He was most at home on ranches and rode horses into his 80s. He and Elaine raised their family on stunning properties outside of Missoula, Montana, and later in Hobble Creek Canyon near Springville, Utah. Most days he left the office and traded his suit and tie for a cowboy hat and boots and labored until after dark. He taught hard work by example, and gave his family a magical childhood with horses, cows, hayfields, firewood, barns, tree forts, rope swings, ziplines, creeks, and numerous other means of adventure. He and Elaine welcomed thousands of people to their home, hosting hundreds of wedding receptions, ward activities, campouts, family reunions, holiday parties, and dinners.
He regularly echoed his father in saying, “Great experiences are the result of great appreciation.” He was passionate about nature, classical music, poetry, and travel. On long car trips, he taught his kids poems and engaged them in meaningful conversations. He took his children and grandchildren to plays, symphonies, and ballets to kindle their own love for beauty. He and Elaine traveled to more than 90 countries across all seven continents. He went on more than three dozen cruises—including two voyages with more than 50 of his children and grandchildren as guests.
Lawrence used his unmatched sense of humor in every lesson he taught. He had an encyclopedic repertoire of jokes, stories, quotes, and scriptures, which he recalled for every conceivable situation. He was welcoming, consistent, and friendly towards everyone he met and eschewed grudges or interpersonal strife. Many sought his advice, and his children are frequently approached by people who ask, “Are you related to Lawrence Flake?” and then describe how he steadied their faith or helped them with a challenge such as deciding to serve a mission.
Famous for loving babies, Lawrence believed they came “trailing clouds of glory” from heaven. He never missed a chance to hold his own grandchildren, infants in his ward, or even the babies of complete strangers, surprised by his request. He recognized the divine in little children, and his love for them reflected his discernment and certainty about our Heavenly Father’s plan.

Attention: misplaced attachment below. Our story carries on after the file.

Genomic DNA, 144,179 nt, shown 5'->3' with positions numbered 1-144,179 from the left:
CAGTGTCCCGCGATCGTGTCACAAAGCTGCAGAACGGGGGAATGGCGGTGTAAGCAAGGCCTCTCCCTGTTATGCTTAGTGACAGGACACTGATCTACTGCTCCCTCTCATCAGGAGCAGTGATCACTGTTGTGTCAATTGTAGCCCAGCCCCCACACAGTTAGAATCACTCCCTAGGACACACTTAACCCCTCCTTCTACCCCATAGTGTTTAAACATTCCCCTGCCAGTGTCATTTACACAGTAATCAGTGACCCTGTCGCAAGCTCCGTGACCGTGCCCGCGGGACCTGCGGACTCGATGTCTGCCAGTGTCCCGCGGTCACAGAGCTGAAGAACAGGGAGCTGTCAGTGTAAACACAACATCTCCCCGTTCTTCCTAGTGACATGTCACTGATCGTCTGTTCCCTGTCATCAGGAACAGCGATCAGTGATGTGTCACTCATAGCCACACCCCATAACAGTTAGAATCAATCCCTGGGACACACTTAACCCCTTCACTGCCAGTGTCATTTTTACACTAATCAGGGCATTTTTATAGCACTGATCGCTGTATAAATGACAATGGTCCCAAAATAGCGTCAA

He was a noble father, grandfather, and great grandfather. Just five months before his passing, he gathered all his posterity to the same ranch at the base of Greylock Mountain where he was born 81 years earlier. This reunion was a celebration of Lawrence’s incredible life. He bore his powerful testimony of the truths he taught and lived. His family was the motivation for and beneficiaries of their beloved patriarch’s visionary faith. Now they are his living legacy.
The colors of the autumn leaves burned brightly for Lawrence, as he spent his last weeks surrounded by family in Hobble Creek Canyon. He expressed appreciation for the kindnesses of so many who reached out in support during his illness and shared memories of his impact on their lives. As the colors faded in the final days, Lawrence trusted in his Savior and was borne away expressing reverence, gratitude, and love for his eternal companion Elaine with whom he crafted his miraculous life.
A viewing will be held Saturday, November 5, 2022 at Spring Creek Utah County Mortuary, 737 North Main Street, Springville, Utah from 10:30am – 12:30pm. A procession will follow to the Utah Hobble Creek LDS Stake Center, 495 South Canyon Road, Springville, Utah for a 1:30pm funeral service. Live-streaming is available on Spring Creek Utah County Mortuary Facebook page. It will go live at 1:15pm. Interment will follow in the Provo City Cemetery.
Condolences can be offered at www.springcreekmortuary.com.